Several days later Jerry showed up returning our plate with some delicacy that Emma had fixed up especially for us. It had fried sweet bananas, rice and a generous helping of something that looked like hamburger helper. "Dis is somtin special. My wife only make it for us and odder good folks dat we like. Somtin real special." Jerry said beaming with pride.

I looked at Kim and could read her mind. Her eyes said that we could just never seem to get ahead of this game. I reached down with my hand and took a big finger full of first the meat and then the browned bananas. It was heavenly and I told Jerry so. I asked him what is was as I handed over the plate for Kim to try it. "It's turtle meat dat my wife cook up special wid erbs and spices."  I tried to pass the plate to her, but she backed away as if it contained poison. "Ouh," she said, trying to save herself in front of our bewildered guest. She continued to move toward the tent saying, "This is much too good to eat now. We have to save it for dinner."

I took the plate over to our makeshift kitchen, just a board between two coconut stumps, and covered it up. Later, after Jerry left, I went in the tent to see Kim. "That was close," she said Can you believe I almost ate it?"

"Actually, I replied, "It was about the best meat dish I have eaten in a long time."

"That's fine for you, but I just couldn't eat it. Have you seen the way they handle the poor things?" I admitted that I had, but told her that since it was a done deal, I intended to finish the plate. I smacked my lips so much and tormented her about how great it was that I finally convinced her to try a bite. Actually bite is an exaggeration, it was more like a morsel. She took the piece off the end of my extended fork with clenched teeth and half closed eyes. She looked like she was going to spit it out, but in the end she swallowed it like a good girl. At first she had her face all squanched up, but in a few moments her face relaxed and she commented to me how it was really quite tasty. I thought to myself that she couldn't possibly have tasted anything from that tiny speck she ate. Then I suddenly had an evil thought and said, "I'm going to tell Tony." Tony was her son and he was an Wetland Biologist, and, although a really nice kid,  he was pretty serious about saving the planet.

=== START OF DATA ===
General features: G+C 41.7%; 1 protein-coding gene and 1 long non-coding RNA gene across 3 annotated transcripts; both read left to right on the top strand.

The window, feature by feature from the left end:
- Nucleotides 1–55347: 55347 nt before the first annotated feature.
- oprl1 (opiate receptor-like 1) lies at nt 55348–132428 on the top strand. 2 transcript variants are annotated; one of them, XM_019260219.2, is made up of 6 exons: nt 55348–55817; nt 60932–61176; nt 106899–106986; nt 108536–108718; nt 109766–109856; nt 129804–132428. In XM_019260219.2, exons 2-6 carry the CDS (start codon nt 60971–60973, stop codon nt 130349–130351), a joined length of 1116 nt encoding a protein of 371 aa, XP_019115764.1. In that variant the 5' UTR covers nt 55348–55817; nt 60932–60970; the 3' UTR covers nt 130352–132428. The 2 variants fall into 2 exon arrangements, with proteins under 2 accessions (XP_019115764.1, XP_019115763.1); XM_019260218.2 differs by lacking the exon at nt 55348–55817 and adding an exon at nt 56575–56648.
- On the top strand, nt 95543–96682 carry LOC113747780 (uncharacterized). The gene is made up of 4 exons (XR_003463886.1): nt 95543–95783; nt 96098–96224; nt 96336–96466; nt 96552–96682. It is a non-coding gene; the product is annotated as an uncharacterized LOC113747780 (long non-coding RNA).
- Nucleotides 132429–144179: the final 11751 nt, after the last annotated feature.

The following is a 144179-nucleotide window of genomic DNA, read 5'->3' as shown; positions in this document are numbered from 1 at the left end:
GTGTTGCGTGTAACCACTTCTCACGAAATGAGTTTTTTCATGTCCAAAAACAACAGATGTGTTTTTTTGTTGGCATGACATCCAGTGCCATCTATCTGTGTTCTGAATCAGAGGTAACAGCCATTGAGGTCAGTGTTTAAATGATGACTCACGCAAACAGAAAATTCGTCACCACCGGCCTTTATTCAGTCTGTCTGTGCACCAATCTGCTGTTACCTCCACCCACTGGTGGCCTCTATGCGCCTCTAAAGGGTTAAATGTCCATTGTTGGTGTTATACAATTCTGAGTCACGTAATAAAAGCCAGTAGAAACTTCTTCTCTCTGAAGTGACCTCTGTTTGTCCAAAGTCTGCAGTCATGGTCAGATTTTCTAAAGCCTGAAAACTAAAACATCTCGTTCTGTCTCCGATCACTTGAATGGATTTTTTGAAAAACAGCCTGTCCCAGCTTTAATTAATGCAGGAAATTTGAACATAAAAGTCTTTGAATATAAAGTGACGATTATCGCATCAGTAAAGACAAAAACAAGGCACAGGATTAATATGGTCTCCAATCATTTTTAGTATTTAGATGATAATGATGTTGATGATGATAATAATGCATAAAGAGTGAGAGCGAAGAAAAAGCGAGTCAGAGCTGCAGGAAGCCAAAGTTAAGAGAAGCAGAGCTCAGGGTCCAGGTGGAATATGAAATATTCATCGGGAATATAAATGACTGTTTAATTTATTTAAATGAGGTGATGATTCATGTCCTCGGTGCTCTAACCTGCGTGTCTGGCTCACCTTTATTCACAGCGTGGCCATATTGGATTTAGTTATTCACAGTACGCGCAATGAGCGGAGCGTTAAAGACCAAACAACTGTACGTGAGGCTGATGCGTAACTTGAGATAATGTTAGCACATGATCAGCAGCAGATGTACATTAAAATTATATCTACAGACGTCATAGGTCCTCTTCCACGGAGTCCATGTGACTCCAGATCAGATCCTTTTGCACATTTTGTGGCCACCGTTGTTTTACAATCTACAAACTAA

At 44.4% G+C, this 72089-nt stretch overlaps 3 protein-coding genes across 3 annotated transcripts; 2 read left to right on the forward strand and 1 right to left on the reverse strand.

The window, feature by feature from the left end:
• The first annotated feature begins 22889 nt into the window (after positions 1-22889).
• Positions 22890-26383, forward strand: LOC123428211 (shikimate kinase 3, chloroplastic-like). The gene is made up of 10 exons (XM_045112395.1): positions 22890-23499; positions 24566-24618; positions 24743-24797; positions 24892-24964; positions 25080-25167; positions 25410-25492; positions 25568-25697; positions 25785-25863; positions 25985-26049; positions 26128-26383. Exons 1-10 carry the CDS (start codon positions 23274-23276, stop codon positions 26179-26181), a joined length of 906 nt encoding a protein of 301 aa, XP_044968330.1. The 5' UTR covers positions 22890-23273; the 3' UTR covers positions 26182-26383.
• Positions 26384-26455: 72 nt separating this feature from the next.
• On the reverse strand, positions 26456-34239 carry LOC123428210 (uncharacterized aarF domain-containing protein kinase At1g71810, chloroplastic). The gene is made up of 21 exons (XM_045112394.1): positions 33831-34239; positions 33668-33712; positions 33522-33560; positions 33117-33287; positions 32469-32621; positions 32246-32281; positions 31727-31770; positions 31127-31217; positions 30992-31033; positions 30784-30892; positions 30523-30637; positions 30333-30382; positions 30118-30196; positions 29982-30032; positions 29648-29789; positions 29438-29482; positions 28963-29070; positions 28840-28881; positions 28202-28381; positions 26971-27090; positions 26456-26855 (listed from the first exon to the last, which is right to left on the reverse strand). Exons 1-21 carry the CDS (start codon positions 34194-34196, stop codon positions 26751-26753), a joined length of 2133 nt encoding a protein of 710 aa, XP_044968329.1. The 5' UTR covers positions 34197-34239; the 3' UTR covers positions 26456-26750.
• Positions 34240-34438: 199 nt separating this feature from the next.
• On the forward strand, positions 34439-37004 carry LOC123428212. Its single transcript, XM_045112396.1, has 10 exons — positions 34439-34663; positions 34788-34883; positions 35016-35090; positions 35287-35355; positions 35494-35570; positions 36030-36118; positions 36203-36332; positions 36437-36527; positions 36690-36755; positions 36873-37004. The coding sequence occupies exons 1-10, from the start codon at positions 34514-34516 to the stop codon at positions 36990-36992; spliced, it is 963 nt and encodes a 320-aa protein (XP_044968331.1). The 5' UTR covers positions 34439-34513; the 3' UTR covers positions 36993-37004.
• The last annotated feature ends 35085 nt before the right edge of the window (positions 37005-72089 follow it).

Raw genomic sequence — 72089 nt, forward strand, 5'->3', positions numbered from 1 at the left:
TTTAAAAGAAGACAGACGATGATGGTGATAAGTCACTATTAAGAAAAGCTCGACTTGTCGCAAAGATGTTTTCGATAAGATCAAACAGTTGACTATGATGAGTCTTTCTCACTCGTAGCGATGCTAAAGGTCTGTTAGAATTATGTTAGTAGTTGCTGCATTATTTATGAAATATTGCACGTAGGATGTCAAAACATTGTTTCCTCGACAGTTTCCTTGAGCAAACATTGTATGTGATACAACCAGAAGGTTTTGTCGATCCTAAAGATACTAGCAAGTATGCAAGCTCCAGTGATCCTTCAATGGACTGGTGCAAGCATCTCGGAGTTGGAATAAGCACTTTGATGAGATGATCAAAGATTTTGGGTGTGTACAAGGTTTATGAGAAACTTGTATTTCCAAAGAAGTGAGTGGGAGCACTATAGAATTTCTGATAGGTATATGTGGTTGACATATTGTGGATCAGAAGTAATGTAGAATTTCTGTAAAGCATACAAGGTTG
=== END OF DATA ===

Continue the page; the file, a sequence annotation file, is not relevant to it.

She said quite agitated now, "You'd better not." I didn't say anything, but just continued to smile at her.

The next day Jerry returned to see us. We returned his plate--this time empty, because we couldn't think of anything else to do. The last effort we had made was just too much, and it had back fired on us anyway. We talked it over and said that we would just continue to buy extra patty and sweet bread from Ella.

Jerry asked us how we had liked the turtle and I told him it was great. He had a huge boil on his arm and just to make conversation I said that I had heard from Lorraine that eating too much turtle meat was one of the causes. He replied that, " I really doesn't eat much turtle meat. I eats mostly fish. Besides you and Kim eat more turtle meat den I does. An' you don have boils."

This really peeked Kim's attention. She asked him what he meant. He said, "All dem patties dat you guys is always eatin' I doesn't eat dem so much."

"Patty, patty what do you mean. Peter you told me that they were made pork."

Jerry quickly stepped in, "She used to use pork. Den it got too expensive an' she switch to turtle."

I looked at Kim and her eyes we so wide I thought they were going to fall out on the sand. I said isn't that interesting, and then I let out one of those mean laughs. Kim calls it a Florczak laugh. She says my whole family laughs the same way when some real bad misfortune falls on some poor unsuspecting soul. Like "Man Falls Through Roof and Lands on His Pet Pit Bull."

After Jerry left I just quietly said, "Wait till I tell Tony now."



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Thanks, Kim and Peter (about the authors)